The shortlists for the 2023 National Book Awards have been revealed, with 25 books in contention for the prestigious American literary prizes.
Nana Kwame Adjei-Brenyah was named a finalist in the fiction category for Chain-Gang All-Stars, along with Aaliyah Bilal for Temple Folk, Paul Harding for This Other Eden, Hanna Pylväinen for The End of Drum-Time, and Justin Torres for Blackouts.
Shortlisted in the nonfiction category are Ned Blackhawk for The Rediscovery of America: Native Peoples and the Unmaking of U.S. History; Cristina Rivera Garza for Liliana’s Invincible Summer: A Sister’s Search for Justice; Christina Sharpe for Ordinary Notes; Raja Shehadeh for We Could Have Been Friends, My Father and I: A Palestinian Memoir; and John Vaillant for Fire Weather: A True Story From a Hotter World.
The poetry finalists are How To Communicate by John Lee Clark, from unincorporated territory [åmot] by Craig Santos Perez, suddenly we by Evie Shockley, Tripas by Brandon Som, and From From by Monica Youn.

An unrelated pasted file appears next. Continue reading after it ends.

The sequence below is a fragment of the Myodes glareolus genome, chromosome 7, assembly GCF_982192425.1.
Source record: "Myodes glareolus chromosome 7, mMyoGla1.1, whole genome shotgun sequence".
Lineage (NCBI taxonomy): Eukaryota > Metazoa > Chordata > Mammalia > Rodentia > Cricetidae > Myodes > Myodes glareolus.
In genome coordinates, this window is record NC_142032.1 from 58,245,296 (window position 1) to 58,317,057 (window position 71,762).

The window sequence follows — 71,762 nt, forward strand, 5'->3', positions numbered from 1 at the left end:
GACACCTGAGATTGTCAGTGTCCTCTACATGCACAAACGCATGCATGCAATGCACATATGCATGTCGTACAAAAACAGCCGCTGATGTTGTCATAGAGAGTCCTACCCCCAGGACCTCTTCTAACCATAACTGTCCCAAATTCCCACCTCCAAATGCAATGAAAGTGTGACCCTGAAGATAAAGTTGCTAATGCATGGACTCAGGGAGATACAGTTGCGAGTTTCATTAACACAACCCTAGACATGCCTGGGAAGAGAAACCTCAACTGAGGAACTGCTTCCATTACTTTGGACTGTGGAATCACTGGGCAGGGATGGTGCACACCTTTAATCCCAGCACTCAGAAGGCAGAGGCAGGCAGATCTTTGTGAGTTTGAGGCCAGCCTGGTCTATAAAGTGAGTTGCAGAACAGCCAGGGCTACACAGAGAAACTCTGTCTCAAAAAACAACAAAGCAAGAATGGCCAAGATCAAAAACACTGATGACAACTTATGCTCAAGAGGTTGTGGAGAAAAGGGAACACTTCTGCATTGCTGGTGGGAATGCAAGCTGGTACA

Making the translated literature shortlist were Cursed Bunny, written by Bora Chung and translated by Anton Hur; Beyond the Door of No Return, written by David Diop and translated by Sam Taylor; The Words That Remain, written by Stênio Gardel and translated by Bruna Dantas Lobato; Abyss, written by Pilar Quintana and translated by Lisa Dillman; and On a Woman’s Madness, written by Astrid Roemer and translated by Lucy Scott.
In young people’s literature, the finalists are Kenneth M. Cadow for Gather, Huda Fahmy for Huda F Cares?, Vashti Harrison for Big, Katherine Marsh for The Lost Year: A Survival Story of the Ukrainian Famine, and Dan Santat for A First Time for Everything.
The winners of the awards will be announced at a ceremony in New York on Nov. 15.
Michael Schaub is a contributing writer.